The Old School Museum in Merimbula is hosting a remarkable exhibition of Oswald Brierly’s sketches and notes, which will be on display until March.
The exhibition will be launched on Saturday, January 25 at 2pm during which there will be free entry to the museum, and refreshments.
Mayor Bill Taylor and Member for Bega, Andrew Constance, will introduce the launch while John Blay, Mark McKenna and Pastor Ossie Cruse will speak about the works and their relevance to the Bundian Way project.
The Eden Dancers, led by Warren Foster of Wallaga Lake, will demonstrate some of their cultural ceremonial dances at the launch.
This impressive display is fundamental to the history of our area and everyone is encouraged to take the opportunity to visit the Old School Museum and take yourself back to a time so vividly captured by Oswald Brierly in his depiction of Aboriginal life when European settlers first came to Australia.
Oswald Walters Brierly arrived in Australia aboard Ben Boyd’s yacht, Wanderer, in July 1842. Later that year Boyd took Brierly to Twofold Bay where they were to assess “its capabilities as a Harbour and site for a town” with a road leading to the rich pastures of the Maneroo. Brierly took “full charge and superintendence of everything” including command of the Wanderer, and project manager of the construction work.
An accomplished artist with a keen eye, Brierly took in everything he saw and made detailed sketches and notes in journals, the originals of which are held in the Mitchell Library. Almost immediately on landing in Turembulerrer (southern Twofold Bay) he developed an interest in the Aboriginal people, and was delighted when a party of natives, wearing possum cloaks and carrying spears and boomerangs, came to meet him. He wrote that “news of our arrival at the bay brought in a number of natives from different parts of the country round, they lighted their small fires along the beach close to our tents.” His descriptions of their way of life, living by hunting kangaroo and emu and fishing from their bark canoes, are an invaluable historical resource today.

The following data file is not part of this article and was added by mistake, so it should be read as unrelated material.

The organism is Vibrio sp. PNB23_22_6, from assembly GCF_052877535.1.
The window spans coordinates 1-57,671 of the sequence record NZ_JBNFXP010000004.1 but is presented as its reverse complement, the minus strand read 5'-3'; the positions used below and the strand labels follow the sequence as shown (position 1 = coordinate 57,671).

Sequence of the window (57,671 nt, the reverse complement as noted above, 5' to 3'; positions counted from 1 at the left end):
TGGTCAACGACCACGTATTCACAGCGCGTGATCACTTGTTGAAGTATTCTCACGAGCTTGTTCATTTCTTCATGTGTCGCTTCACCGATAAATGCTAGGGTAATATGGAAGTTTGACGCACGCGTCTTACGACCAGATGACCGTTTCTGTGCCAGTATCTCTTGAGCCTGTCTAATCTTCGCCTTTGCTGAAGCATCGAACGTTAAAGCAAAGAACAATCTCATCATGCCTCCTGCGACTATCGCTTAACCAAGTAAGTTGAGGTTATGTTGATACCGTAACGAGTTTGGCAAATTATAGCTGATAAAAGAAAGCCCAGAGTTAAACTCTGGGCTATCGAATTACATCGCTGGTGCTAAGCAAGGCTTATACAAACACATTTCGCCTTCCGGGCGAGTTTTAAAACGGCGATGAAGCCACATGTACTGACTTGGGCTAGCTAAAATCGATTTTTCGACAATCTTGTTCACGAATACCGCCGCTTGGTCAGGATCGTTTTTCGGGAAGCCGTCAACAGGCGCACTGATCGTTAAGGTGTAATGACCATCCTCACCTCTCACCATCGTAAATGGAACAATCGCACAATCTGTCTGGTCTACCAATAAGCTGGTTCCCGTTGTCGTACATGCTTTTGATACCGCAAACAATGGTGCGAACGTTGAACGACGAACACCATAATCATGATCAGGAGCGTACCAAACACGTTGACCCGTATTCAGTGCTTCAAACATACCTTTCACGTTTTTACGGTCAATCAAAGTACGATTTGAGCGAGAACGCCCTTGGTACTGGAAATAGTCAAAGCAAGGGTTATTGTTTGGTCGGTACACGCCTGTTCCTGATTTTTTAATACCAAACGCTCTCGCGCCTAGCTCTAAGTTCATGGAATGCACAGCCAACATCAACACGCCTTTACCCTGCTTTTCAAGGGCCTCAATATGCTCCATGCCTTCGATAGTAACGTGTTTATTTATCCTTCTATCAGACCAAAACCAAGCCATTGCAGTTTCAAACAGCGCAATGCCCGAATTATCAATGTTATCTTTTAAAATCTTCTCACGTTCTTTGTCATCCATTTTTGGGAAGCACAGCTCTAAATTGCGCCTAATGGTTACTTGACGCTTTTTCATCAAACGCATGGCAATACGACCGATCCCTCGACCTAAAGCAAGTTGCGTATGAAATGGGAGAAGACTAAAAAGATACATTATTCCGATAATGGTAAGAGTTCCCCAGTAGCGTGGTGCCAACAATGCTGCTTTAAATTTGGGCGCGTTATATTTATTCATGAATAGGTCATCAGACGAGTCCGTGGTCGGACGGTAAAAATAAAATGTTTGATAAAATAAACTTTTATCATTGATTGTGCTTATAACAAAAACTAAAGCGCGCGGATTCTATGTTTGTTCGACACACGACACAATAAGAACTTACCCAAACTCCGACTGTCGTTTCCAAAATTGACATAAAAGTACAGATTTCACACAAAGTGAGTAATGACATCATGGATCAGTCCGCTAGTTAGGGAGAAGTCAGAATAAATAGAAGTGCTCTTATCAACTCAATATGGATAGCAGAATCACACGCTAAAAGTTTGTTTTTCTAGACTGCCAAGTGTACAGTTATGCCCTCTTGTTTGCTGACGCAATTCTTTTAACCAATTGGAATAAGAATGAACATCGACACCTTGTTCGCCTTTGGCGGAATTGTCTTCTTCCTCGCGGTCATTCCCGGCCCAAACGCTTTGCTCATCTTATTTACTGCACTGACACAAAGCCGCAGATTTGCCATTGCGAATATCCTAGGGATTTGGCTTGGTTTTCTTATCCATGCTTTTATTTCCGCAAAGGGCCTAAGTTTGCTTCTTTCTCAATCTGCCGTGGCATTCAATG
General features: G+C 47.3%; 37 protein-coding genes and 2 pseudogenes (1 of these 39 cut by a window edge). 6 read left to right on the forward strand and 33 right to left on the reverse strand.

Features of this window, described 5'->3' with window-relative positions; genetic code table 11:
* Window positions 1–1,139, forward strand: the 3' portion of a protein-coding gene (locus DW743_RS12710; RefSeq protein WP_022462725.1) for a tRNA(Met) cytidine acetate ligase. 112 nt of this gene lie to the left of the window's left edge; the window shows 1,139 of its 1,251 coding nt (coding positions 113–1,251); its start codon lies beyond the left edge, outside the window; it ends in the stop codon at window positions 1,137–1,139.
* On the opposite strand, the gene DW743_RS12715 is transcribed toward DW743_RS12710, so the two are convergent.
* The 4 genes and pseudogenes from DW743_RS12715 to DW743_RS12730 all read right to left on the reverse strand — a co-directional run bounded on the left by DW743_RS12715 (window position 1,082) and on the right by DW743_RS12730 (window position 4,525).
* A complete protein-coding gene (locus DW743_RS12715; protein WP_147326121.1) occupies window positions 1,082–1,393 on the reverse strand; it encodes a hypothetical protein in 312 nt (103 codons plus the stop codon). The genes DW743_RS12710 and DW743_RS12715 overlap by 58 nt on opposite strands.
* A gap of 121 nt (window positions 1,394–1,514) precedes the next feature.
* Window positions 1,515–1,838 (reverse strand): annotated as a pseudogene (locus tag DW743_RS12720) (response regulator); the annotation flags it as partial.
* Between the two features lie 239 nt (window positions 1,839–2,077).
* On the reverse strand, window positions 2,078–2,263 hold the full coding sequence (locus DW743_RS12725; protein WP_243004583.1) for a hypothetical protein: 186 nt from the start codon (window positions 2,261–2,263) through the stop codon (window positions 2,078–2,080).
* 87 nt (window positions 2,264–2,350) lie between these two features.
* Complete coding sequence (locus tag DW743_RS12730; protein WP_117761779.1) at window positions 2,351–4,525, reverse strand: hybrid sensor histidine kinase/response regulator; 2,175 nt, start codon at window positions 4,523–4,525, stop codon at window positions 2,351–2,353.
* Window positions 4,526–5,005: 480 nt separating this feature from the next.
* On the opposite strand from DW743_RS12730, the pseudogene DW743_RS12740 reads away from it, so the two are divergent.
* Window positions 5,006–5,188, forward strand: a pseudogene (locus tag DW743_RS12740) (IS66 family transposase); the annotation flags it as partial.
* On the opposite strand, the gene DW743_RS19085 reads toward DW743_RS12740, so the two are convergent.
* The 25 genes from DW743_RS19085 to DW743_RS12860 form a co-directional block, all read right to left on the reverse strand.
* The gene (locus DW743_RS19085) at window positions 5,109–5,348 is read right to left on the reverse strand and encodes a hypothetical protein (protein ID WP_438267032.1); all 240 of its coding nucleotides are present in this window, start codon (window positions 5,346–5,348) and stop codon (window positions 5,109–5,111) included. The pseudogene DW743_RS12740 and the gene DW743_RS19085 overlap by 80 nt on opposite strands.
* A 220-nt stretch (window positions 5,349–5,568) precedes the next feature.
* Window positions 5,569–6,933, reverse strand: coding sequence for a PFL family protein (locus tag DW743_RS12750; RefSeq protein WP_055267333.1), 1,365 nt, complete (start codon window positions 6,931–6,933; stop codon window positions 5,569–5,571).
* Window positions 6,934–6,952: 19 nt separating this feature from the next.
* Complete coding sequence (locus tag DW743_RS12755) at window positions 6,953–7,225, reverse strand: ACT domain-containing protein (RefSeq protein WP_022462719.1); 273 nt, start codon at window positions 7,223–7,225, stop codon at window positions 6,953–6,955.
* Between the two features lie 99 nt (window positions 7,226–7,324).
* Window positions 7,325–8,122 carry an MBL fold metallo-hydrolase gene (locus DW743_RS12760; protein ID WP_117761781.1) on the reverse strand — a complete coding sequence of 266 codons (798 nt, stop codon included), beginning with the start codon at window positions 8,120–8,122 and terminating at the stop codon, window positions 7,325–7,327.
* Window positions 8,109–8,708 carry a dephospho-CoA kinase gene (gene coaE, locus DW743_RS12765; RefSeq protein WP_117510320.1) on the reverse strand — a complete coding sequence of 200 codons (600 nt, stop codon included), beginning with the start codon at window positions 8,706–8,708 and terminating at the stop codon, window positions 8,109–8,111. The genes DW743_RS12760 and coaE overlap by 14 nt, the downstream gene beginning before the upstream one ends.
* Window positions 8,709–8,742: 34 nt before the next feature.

There is so much more that is described in the transcriptions on display, including his friendship with Budginbro, also called “Toby”, who showed Brierly the old pathways to the Monaro, which were later surveyed and became roads, and which are now again being developed as part of the Bundian Way project.
The community is indebted to John Blay, Bundian Way Project Officer, Mark McKenna, author and academic, and Christine Freudenstein who have spent many, many hours sorting through Brierly’s papers in the Mitchell Library to put the information together. There are numerous parallel journals and Brierly’s handwriting is almost indecipherable at times as much of the ink has faded.
The idea was formed around 2002 when John was living at the old Davidson whaling station in Twofold Bay, researching Brierly as part of the South East Forests project. He discovered that Mark McKenna was doing the same thing while researching for his excellent book, Looking for Blackfellas Point. The two joined forces to create this display, Mark overseeing and paying for the top quality reproductions of the sketches by the Mitchell Library. The prints will eventually go on permanent display at Jigamy Farm cultural centre.
For further information or enquiries contact Olwen Morris 6495 0232.